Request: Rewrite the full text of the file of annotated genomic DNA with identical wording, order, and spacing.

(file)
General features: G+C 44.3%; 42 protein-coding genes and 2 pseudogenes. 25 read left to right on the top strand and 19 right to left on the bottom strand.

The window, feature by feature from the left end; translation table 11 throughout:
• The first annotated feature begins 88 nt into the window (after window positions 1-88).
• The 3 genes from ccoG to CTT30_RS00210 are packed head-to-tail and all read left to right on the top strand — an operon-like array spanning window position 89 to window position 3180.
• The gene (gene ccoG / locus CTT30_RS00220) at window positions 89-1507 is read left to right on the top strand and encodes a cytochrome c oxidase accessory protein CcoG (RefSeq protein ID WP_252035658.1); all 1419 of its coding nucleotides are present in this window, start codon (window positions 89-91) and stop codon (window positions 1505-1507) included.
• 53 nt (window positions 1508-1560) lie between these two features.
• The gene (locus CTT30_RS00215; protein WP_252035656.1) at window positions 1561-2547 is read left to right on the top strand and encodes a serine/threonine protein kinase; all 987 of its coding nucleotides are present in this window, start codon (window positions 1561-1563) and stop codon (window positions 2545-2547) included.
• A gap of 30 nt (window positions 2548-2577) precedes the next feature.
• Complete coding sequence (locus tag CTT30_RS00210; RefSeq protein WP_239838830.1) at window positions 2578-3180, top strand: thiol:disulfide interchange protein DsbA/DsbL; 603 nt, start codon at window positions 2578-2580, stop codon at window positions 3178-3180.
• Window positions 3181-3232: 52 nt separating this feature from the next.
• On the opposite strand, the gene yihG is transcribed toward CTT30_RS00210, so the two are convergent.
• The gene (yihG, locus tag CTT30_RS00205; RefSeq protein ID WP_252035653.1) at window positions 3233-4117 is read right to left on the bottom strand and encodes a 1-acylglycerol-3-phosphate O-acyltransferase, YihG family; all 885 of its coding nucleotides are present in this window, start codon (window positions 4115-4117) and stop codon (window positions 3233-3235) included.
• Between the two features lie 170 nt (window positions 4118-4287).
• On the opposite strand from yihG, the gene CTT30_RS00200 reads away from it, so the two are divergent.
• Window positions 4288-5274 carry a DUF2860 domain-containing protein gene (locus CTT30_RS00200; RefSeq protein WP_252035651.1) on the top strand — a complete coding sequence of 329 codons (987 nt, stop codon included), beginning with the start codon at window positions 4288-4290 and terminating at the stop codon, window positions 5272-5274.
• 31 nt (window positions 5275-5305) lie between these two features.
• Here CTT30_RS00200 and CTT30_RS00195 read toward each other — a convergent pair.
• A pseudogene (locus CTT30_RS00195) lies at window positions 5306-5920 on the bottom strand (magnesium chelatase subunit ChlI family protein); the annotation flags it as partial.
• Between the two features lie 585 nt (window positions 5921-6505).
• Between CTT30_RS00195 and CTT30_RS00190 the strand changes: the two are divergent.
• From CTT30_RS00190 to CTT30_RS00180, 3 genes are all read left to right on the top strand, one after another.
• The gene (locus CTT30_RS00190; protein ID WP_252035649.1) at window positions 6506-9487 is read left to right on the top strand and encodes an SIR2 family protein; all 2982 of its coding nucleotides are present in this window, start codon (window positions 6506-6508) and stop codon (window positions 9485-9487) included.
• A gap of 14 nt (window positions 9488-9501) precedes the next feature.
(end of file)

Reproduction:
General features: G+C 44.3%; 42 protein-coding genes and 2 pseudogenes. 25 read left to right on the top strand and 19 right to left on the bottom strand.

The window, feature by feature from the left end; translation table 11 throughout:
• The first annotated feature begins 88 nt into the window (after window positions 1-88).
• The 3 genes from ccoG to CTT30_RS00210 are packed head-to-tail and all read left to right on the top strand — an operon-like array spanning window position 89 to window position 3180.
• The gene (gene ccoG / locus CTT30_RS00220) at window positions 89-1507 is read left to right on the top strand and encodes a cytochrome c oxidase accessory protein CcoG (RefSeq protein ID WP_252035658.1); all 1419 of its coding nucleotides are present in this window, start codon (window positions 89-91) and stop codon (window positions 1505-1507) included.
• 53 nt (window positions 1508-1560) lie between these two features.
• The gene (locus CTT30_RS00215; protein WP_252035656.1) at window positions 1561-2547 is read left to right on the top strand and encodes a serine/threonine protein kinase; all 987 of its coding nucleotides are present in this window, start codon (window positions 1561-1563) and stop codon (window positions 2545-2547) included.
• A gap of 30 nt (window positions 2548-2577) precedes the next feature.
• Complete coding sequence (locus tag CTT30_RS00210; RefSeq protein WP_239838830.1) at window positions 2578-3180, top strand: thiol:disulfide interchange protein DsbA/DsbL; 603 nt, start codon at window positions 2578-2580, stop codon at window positions 3178-3180.
• Window positions 3181-3232: 52 nt separating this feature from the next.
• On the opposite strand, the gene yihG is transcribed toward CTT30_RS00210, so the two are convergent.
• The gene (yihG, locus tag CTT30_RS00205; RefSeq protein ID WP_252035653.1) at window positions 3233-4117 is read right to left on the bottom strand and encodes a 1-acylglycerol-3-phosphate O-acyltransferase, YihG family; all 885 of its coding nucleotides are present in this window, start codon (window positions 4115-4117) and stop codon (window positions 3233-3235) included.
• Between the two features lie 170 nt (window positions 4118-4287).
• On the opposite strand from yihG, the gene CTT30_RS00200 reads away from it, so the two are divergent.
• Window positions 4288-5274 carry a DUF2860 domain-containing protein gene (locus CTT30_RS00200; RefSeq protein WP_252035651.1) on the top strand — a complete coding sequence of 329 codons (987 nt, stop codon included), beginning with the start codon at window positions 4288-4290 and terminating at the stop codon, window positions 5272-5274.
• 31 nt (window positions 5275-5305) lie between these two features.
• Here CTT30_RS00200 and CTT30_RS00195 read toward each other — a convergent pair.
• A pseudogene (locus CTT30_RS00195) lies at window positions 5306-5920 on the bottom strand (magnesium chelatase subunit ChlI family protein); the annotation flags it as partial.
• Between the two features lie 585 nt (window positions 5921-6505).
• Between CTT30_RS00195 and CTT30_RS00190 the strand changes: the two are divergent.
• From CTT30_RS00190 to CTT30_RS00180, 3 genes are all read left to right on the top strand, one after another.
• The gene (locus CTT30_RS00190; protein ID WP_252035649.1) at window positions 6506-9487 is read left to right on the top strand and encodes an SIR2 family protein; all 2982 of its coding nucleotides are present in this window, start codon (window positions 6506-6508) and stop codon (window positions 9485-9487) included.
• A gap of 14 nt (window positions 9488-9501) precedes the next feature.